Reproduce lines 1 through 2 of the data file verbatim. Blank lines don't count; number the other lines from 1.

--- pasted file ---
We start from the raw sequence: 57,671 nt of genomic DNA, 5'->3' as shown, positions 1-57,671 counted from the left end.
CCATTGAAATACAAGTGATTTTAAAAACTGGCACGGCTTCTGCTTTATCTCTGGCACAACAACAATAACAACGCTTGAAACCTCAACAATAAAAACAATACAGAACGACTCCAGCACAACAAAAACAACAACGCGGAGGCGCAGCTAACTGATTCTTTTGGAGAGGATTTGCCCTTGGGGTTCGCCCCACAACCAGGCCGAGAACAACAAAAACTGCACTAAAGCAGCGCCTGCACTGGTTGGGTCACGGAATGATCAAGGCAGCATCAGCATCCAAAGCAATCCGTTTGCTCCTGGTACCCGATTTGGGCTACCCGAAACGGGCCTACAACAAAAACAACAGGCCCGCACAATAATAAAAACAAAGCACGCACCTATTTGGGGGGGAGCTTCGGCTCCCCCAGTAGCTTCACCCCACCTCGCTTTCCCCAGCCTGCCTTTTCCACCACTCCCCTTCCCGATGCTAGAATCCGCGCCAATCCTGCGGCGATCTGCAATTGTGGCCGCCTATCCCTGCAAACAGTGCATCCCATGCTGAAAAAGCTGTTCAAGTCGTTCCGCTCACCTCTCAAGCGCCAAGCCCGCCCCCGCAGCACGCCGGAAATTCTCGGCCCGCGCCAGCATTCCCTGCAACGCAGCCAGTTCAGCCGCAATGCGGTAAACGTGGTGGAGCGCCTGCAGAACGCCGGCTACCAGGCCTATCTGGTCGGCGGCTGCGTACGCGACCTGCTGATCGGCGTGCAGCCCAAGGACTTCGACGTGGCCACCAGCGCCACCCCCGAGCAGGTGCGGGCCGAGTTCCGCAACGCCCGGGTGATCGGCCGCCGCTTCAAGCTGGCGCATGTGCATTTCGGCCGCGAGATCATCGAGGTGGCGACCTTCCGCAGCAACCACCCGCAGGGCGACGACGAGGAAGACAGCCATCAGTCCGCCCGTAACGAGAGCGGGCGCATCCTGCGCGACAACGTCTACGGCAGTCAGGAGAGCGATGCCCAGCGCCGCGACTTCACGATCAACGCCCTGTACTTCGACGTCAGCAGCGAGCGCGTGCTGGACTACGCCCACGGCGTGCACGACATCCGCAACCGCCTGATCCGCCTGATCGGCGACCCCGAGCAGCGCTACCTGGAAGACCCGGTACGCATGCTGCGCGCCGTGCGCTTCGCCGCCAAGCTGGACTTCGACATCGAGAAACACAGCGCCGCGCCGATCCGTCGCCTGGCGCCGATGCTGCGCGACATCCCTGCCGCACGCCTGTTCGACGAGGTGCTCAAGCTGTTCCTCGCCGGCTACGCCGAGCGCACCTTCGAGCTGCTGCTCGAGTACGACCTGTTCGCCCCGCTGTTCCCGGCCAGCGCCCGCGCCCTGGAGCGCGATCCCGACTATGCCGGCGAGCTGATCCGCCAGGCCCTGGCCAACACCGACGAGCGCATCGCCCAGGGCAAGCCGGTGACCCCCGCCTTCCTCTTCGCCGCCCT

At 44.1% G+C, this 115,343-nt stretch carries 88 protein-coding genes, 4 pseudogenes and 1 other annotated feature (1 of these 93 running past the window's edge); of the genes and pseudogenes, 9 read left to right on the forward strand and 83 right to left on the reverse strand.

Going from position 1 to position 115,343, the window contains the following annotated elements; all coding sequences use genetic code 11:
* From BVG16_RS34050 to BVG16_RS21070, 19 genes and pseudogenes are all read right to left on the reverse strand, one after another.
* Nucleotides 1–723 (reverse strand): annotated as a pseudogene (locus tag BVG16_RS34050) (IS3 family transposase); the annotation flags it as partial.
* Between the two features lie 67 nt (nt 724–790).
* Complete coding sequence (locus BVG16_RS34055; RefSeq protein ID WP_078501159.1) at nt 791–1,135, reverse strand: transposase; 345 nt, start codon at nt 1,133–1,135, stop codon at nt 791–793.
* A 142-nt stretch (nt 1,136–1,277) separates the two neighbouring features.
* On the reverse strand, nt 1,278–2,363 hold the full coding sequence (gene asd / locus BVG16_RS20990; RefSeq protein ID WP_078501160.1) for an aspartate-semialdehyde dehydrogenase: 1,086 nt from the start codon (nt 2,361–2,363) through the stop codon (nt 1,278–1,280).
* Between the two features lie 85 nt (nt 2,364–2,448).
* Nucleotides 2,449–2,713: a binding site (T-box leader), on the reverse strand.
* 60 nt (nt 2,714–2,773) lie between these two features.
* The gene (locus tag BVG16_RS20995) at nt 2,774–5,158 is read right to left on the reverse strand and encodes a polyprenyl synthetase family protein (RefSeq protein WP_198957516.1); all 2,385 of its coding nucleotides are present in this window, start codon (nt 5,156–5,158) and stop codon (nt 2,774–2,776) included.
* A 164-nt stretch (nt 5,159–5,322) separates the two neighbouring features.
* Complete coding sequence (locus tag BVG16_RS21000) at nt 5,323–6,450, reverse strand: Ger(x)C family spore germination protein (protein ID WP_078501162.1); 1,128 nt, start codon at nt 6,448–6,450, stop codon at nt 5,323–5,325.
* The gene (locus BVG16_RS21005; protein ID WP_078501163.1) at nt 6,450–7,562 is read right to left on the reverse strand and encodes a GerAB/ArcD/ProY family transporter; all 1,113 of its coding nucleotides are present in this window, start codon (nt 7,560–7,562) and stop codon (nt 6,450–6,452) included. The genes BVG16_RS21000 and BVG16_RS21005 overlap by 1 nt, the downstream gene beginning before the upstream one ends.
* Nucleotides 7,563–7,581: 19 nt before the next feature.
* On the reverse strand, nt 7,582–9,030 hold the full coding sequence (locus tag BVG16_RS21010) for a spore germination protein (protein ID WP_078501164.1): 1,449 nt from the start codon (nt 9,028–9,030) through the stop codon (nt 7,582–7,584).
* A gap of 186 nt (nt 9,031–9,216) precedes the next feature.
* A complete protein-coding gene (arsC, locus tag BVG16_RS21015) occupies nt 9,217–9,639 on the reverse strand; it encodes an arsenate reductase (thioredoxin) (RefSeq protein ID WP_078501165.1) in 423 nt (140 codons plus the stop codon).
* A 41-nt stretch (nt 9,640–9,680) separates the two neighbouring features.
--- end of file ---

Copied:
We start from the raw sequence: 57,671 nt of genomic DNA, 5'->3' as shown, positions 1-57,671 counted from the left end.
CCATTGAAATACAAGTGATTTTAAAAACTGGCACGGCTTCTGCTTTATCTCTGGCACAACAACAATAACAACGCTTGAAACCTCAACAATAAAAACAATACAGAACGACTCCAGCACAACAAAAACAACAACGCGGAGGCGCAGCTAACTGATTCTTTTGGAGAGGATTTGCCCTTGGGGTTCGCCCCACAACCAGGCCGAGAACAACAAAAACTGCACTAAAGCAGCGCCTGCACTGGTTGGGTCACGGAATGATCAAGGCAGCATCAGCATCCAAAGCAATCCGTTTGCTCCTGGTACCCGATTTGGGCTACCCGAAACGGGCCTACAACAAAAACAACAGGCCCGCACAATAATAAAAACAAAGCACGCACCTATTTGGGGGGGAGCTTCGGCTCCCCCAGTAGCTTCACCCCACCTCGCTTTCCCCAGCCTGCCTTTTCCACCACTCCCCTTCCCGATGCTAGAATCCGCGCCAATCCTGCGGCGATCTGCAATTGTGGCCGCCTATCCCTGCAAACAGTGCATCCCATGCTGAAAAAGCTGTTCAAGTCGTTCCGCTCACCTCTCAAGCGCCAAGCCCGCCCCCGCAGCACGCCGGAAATTCTCGGCCCGCGCCAGCATTCCCTGCAACGCAGCCAGTTCAGCCGCAATGCGGTAAACGTGGTGGAGCGCCTGCAGAACGCCGGCTACCAGGCCTATCTGGTCGGCGGCTGCGTACGCGACCTGCTGATCGGCGTGCAGCCCAAGGACTTCGACGTGGCCACCAGCGCCACCCCCGAGCAGGTGCGGGCCGAGTTCCGCAACGCCCGGGTGATCGGCCGCCGCTTCAAGCTGGCGCATGTGCATTTCGGCCGCGAGATCATCGAGGTGGCGACCTTCCGCAGCAACCACCCGCAGGGCGACGACGAGGAAGACAGCCATCAGTCCGCCCGTAACGAGAGCGGGCGCATCCTGCGCGACAACGTCTACGGCAGTCAGGAGAGCGATGCCCAGCGCCGCGACTTCACGATCAACGCCCTGTACTTCGACGTCAGCAGCGAGCGCGTGCTGGACTACGCCCACGGCGTGCACGACATCCGCAACCGCCTGATCCGCCTGATCGGCGACCCCGAGCAGCGCTACCTGGAAGACCCGGTACGCATGCTGCGCGCCGTGCGCTTCGCCGCCAAGCTGGACTTCGACATCGAGAAACACAGCGCCGCGCCGATCCGTCGCCTGGCGCCGATGCTGCGCGACATCCCTGCCGCACGCCTGTTCGACGAGGTGCTCAAGCTGTTCCTCGCCGGCTACGCCGAGCGCACCTTCGAGCTGCTGCTCGAGTACGACCTGTTCGCCCCGCTGTTCCCGGCCAGCGCCCGCGCCCTGGAGCGCGATCCCGACTATGCCGGCGAGCTGATCCGCCAGGCCCTGGCCAACACCGACGAGCGCATCGCCCAGGGCAAGCCGGTGACCCCCGCCTTCCTCTTCGCCGCCCT